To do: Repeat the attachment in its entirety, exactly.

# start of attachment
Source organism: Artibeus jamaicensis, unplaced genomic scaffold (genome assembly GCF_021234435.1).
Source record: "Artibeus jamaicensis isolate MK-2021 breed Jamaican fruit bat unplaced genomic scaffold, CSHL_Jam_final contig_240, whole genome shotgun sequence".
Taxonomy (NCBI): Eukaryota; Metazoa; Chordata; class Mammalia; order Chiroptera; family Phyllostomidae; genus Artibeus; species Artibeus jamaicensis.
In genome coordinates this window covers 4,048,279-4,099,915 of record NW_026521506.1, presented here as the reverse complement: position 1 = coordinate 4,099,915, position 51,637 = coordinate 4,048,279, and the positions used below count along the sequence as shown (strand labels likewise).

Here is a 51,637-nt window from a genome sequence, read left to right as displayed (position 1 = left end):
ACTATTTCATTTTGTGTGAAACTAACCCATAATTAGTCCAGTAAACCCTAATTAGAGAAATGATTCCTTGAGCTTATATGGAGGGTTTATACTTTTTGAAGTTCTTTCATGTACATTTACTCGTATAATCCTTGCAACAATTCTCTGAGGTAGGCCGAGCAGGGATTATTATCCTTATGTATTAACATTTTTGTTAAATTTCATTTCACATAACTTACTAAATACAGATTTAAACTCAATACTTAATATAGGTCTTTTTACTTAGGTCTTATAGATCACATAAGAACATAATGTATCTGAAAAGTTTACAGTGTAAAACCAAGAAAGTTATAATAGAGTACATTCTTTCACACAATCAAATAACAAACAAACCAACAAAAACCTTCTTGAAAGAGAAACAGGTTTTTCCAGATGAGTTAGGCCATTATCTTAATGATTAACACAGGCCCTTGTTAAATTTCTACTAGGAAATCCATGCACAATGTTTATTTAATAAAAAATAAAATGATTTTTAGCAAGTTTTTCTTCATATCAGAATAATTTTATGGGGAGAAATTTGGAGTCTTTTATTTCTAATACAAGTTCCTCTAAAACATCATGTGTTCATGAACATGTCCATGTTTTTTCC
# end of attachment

Source organism: Artibeus jamaicensis, unplaced genomic scaffold (genome assembly GCF_021234435.1).
Source record: "Artibeus jamaicensis isolate MK-2021 breed Jamaican fruit bat unplaced genomic scaffold, CSHL_Jam_final contig_240, whole genome shotgun sequence".
Taxonomy (NCBI): Eukaryota; Metazoa; Chordata; class Mammalia; order Chiroptera; family Phyllostomidae; genus Artibeus; species Artibeus jamaicensis.
In genome coordinates this window covers 4,048,279-4,099,915 of record NW_026521506.1, presented here as the reverse complement: position 1 = coordinate 4,099,915, position 51,637 = coordinate 4,048,279, and the positions used below count along the sequence as shown (strand labels likewise).

Here is a 51,637-nt window from a genome sequence, read left to right as displayed (position 1 = left end):
ACTATTTCATTTTGTGTGAAACTAACCCATAATTAGTCCAGTAAACCCTAATTAGAGAAATGATTCCTTGAGCTTATATGGAGGGTTTATACTTTTTGAAGTTCTTTCATGTACATTTACTCGTATAATCCTTGCAACAATTCTCTGAGGTAGGCCGAGCAGGGATTATTATCCTTATGTATTAACATTTTTGTTAAATTTCATTTCACATAACTTACTAAATACAGATTTAAACTCAATACTTAATATAGGTCTTTTTACTTAGGTCTTATAGATCACATAAGAACATAATGTATCTGAAAAGTTTACAGTGTAAAACCAAGAAAGTTATAATAGAGTACATTCTTTCACACAATCAAATAACAAACAAACCAACAAAAACCTTCTTGAAAGAGAAACAGGTTTTTCCAGATGAGTTAGGCCATTATCTTAATGATTAACACAGGCCCTTGTTAAATTTCTACTAGGAAATCCATGCACAATGTTTATTTAATAAAAAATAAAATGATTTTTAGCAAGTTTTTCTTCATATCAGAATAATTTTATGGGGAGAAATTTGGAGTCTTTTATTTCTAATACAAGTTCCTCTAAAACATCATGTGTTCATGAACATGTCCATGTTTTTTCC